In the ever-evolving landscape of the digital world, gaming has proven to be an integral part of human culture, transcending boundaries and captivating players across generations.
As technology continues to push the boundaries of what’s possible, the emergence of Web3 Games has given rise to a new era of interactive entertainment that promises to revolutionize the gaming industry as we know it.
Web3 Games, driven by the power of blockchain technology and decentralized systems, have taken the gaming experience to unprecedented heights.
Embracing principles of transparency, player ownership, and cross-platform connectivity, these virtual universes have redefined how we perceive and engage with video games.
Summarizing how the entire blockchain industry has fared, the VP of DappRadar, Michael Ionita, speaking at ETHCC Paris said that gaming has attracted more transactions than any other sector of the blockchain industry. This includes gambling and DeFi.
Speaking to the audience the conference, the VP who said his data is focused on three key metrics of the industry – transactions, unique active wallets (UAW), and volume (US dollar-denominated amount of money sent to dapps) – revealed that gaming has become the dominant category on the blockchain, surpassing gambling and DeFi over the years.
In terms of numbers, he noted that Web3 games have gulped a part of the global gaming industry with a volume of $19 billion compared to the overall gaming industry’s 183 billion.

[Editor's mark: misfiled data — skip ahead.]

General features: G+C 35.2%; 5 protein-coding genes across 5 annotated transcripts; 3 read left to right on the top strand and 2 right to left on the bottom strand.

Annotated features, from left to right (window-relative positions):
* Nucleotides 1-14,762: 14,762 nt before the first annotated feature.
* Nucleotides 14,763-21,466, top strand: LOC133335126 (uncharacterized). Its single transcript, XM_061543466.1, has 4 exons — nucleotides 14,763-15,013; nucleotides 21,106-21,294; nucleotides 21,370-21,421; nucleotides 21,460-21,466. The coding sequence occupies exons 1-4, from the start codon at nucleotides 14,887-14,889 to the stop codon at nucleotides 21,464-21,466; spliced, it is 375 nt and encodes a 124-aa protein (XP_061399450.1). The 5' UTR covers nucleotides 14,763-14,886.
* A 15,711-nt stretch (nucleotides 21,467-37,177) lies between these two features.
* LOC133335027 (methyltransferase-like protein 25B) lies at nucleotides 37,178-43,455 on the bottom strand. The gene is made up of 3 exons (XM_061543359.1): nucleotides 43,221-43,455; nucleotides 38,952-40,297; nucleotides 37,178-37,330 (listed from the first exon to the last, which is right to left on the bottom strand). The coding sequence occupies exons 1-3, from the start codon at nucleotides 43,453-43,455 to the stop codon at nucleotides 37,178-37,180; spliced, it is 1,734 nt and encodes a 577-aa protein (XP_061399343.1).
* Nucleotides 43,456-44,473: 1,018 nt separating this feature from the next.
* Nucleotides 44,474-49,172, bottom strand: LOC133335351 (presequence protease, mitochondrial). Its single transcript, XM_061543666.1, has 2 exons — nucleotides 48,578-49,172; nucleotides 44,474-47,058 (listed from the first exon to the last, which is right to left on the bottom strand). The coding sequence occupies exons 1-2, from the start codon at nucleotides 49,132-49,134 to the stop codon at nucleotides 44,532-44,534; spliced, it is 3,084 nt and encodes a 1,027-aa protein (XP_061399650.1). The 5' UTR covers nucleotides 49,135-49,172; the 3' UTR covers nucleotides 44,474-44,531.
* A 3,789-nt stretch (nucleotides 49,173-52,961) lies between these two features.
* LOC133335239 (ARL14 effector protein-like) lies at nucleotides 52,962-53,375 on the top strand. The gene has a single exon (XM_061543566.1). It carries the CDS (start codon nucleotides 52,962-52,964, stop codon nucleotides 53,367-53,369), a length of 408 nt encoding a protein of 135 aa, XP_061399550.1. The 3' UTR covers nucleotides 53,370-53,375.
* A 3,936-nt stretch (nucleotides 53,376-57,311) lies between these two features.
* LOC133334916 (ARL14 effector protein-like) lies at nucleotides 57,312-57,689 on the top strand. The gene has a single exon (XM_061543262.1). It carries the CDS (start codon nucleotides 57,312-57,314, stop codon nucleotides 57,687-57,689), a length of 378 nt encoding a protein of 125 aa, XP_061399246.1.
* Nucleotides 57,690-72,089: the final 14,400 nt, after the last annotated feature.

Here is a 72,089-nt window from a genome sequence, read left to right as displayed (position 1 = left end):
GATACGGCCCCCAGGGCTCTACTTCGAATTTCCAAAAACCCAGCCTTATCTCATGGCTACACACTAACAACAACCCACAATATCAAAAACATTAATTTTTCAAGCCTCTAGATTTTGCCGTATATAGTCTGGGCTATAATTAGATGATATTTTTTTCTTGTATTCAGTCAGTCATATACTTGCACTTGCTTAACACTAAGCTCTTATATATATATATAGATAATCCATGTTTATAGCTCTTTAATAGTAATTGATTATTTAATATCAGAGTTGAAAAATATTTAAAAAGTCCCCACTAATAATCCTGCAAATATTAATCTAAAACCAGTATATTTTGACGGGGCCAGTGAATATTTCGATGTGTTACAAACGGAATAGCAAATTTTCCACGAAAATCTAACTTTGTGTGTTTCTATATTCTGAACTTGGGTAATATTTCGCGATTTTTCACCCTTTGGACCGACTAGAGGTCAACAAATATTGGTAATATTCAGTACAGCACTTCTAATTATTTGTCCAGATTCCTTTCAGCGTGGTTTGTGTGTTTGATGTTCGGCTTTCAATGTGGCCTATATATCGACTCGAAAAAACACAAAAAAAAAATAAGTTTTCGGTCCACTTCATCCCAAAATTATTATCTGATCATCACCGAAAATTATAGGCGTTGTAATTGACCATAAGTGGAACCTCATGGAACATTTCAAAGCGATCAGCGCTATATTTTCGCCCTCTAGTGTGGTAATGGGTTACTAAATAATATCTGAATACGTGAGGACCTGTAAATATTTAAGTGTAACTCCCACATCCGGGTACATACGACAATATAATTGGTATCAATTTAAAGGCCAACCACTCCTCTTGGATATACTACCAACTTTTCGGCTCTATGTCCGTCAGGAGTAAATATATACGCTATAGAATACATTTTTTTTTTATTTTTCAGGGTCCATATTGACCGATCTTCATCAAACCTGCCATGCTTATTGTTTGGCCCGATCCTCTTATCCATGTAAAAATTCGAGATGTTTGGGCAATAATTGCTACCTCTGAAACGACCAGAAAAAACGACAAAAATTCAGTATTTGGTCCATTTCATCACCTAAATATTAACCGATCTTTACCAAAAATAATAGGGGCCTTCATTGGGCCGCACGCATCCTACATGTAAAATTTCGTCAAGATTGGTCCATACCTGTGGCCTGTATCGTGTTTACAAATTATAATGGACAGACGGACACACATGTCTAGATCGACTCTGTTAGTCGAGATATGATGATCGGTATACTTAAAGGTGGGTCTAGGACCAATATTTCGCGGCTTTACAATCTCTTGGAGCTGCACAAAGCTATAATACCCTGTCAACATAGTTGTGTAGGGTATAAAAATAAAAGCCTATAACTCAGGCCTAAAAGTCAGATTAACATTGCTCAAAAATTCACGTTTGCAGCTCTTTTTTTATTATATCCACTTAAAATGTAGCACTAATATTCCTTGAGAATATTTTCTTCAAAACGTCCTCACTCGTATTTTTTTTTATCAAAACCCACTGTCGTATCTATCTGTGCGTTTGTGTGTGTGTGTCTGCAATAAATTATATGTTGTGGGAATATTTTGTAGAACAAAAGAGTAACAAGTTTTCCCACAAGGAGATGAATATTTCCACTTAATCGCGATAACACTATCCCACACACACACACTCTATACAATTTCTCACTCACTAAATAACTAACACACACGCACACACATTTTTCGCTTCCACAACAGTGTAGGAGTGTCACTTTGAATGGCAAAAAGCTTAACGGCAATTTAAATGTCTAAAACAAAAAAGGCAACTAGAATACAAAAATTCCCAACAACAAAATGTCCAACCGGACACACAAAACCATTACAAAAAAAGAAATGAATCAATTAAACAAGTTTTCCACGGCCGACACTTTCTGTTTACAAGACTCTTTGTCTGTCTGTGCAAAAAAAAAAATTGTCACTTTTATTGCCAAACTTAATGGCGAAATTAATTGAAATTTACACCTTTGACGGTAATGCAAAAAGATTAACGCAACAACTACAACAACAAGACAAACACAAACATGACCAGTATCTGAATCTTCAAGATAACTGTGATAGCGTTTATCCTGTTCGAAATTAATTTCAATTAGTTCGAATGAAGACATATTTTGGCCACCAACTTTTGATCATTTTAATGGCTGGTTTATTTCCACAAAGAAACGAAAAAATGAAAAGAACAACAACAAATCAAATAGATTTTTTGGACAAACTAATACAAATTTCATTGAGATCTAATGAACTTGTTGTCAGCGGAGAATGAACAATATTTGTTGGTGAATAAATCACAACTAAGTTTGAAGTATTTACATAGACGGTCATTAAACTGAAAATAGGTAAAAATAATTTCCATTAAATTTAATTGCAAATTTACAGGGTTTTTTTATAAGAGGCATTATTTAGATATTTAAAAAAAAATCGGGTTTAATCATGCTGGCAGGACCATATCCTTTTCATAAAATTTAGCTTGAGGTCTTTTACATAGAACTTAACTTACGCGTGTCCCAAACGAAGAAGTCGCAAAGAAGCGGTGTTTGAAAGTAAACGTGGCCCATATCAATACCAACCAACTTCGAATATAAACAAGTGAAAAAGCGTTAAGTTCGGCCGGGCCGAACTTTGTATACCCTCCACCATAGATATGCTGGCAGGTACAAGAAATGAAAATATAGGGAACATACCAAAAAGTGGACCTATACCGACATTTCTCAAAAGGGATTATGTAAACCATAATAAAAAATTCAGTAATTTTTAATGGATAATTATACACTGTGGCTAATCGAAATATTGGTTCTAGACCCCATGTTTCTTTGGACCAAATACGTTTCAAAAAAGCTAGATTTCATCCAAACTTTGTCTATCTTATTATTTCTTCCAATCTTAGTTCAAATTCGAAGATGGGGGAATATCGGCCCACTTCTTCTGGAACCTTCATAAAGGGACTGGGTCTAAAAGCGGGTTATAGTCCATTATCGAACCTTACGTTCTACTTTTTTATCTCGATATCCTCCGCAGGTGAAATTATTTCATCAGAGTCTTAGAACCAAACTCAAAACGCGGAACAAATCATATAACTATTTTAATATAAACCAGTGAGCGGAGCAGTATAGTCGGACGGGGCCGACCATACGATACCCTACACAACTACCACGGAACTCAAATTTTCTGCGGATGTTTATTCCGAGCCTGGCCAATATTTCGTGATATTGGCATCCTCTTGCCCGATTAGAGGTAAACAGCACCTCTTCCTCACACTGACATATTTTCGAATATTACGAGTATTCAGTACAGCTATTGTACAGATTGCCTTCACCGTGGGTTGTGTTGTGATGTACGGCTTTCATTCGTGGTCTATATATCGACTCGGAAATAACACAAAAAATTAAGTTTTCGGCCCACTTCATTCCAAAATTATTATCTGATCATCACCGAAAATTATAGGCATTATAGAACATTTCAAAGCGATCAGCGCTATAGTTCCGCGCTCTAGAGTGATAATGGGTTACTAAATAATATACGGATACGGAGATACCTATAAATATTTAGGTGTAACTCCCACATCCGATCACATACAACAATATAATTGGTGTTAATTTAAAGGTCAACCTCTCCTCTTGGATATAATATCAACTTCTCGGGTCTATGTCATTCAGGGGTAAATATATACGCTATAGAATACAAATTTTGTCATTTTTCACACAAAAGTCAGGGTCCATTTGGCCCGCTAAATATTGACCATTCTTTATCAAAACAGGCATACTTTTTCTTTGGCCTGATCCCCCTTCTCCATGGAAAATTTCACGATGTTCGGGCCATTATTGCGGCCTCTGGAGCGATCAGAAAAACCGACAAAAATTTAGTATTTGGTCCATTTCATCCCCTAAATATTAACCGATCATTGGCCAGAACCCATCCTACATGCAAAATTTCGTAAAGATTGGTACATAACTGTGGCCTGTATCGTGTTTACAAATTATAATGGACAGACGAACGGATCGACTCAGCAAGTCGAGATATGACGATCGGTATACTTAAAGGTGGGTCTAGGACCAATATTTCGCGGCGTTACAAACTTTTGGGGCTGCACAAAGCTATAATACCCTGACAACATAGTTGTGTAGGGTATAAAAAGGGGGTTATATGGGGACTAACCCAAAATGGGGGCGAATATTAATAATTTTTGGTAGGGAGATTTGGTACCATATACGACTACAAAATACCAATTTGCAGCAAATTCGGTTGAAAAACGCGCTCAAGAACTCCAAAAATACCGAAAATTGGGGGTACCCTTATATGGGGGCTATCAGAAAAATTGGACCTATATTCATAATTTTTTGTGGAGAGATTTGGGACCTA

Although he added that this indicated a 9x difference showing that there is significant room for further expansion. This ties into the Q1 report from DappRader.
Through the presentation, Michael highlighted various gaming projects that have contributed to the growth of web3 gaming, such as CryptoKitties, Wolf Game, Axie Infinity, and more.
Also he highlighted the involvement of major game publishers like Ubisoft, Square Enix, and Atari in the web3 gaming industry.
Games for gamers not traders
While cautioning Web3 game developers, and companies, he said that games should be developed for players rather than just traders, focusing on fun and engagement.
The speaker said that despite the growth in the industry, with billions of dollars flowing into the industry from investors, there has been a challenge of distinguishing fun games from those primarily driven by financial gains.
Creating games with a focus on players will lead to an improved gaming industry, even in a situation where traders are actively investing money.
In this context, players’ investments of time and value addition to the ecosystem are equally crucial factors to consider.